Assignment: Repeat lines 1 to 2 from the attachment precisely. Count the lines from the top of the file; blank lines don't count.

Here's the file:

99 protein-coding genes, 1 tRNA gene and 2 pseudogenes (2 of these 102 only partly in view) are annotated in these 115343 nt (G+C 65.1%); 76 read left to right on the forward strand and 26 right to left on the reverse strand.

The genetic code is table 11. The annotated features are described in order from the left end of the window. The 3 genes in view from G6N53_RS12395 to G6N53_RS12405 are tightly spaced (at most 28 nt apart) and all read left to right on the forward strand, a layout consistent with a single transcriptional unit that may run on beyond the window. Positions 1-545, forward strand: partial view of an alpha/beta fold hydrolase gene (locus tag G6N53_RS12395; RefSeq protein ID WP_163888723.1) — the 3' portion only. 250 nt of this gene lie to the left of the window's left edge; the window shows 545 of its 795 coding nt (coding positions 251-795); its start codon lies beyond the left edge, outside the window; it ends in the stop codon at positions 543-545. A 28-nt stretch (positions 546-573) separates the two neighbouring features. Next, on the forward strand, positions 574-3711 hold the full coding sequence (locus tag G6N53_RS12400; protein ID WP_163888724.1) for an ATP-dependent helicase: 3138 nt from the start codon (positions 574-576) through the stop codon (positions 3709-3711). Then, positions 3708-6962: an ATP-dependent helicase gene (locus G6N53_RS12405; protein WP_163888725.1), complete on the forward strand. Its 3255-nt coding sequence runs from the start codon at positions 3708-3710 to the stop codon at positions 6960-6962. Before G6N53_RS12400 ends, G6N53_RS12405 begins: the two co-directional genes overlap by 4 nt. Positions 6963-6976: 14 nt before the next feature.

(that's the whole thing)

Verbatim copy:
99 protein-coding genes, 1 tRNA gene and 2 pseudogenes (2 of these 102 only partly in view) are annotated in these 115343 nt (G+C 65.1%); 76 read left to right on the forward strand and 26 right to left on the reverse strand.

The genetic code is table 11. The annotated features are described in order from the left end of the window. The 3 genes in view from G6N53_RS12395 to G6N53_RS12405 are tightly spaced (at most 28 nt apart) and all read left to right on the forward strand, a layout consistent with a single transcriptional unit that may run on beyond the window. Positions 1-545, forward strand: partial view of an alpha/beta fold hydrolase gene (locus tag G6N53_RS12395; RefSeq protein ID WP_163888723.1) — the 3' portion only. 250 nt of this gene lie to the left of the window's left edge; the window shows 545 of its 795 coding nt (coding positions 251-795); its start codon lies beyond the left edge, outside the window; it ends in the stop codon at positions 543-545. A 28-nt stretch (positions 546-573) separates the two neighbouring features. Next, on the forward strand, positions 574-3711 hold the full coding sequence (locus tag G6N53_RS12400; protein ID WP_163888724.1) for an ATP-dependent helicase: 3138 nt from the start codon (positions 574-576) through the stop codon (positions 3709-3711). Then, positions 3708-6962: an ATP-dependent helicase gene (locus G6N53_RS12405; protein WP_163888725.1), complete on the forward strand. Its 3255-nt coding sequence runs from the start codon at positions 3708-3710 to the stop codon at positions 6960-6962. Before G6N53_RS12400 ends, G6N53_RS12405 begins: the two co-directional genes overlap by 4 nt. Positions 6963-6976: 14 nt before the next feature.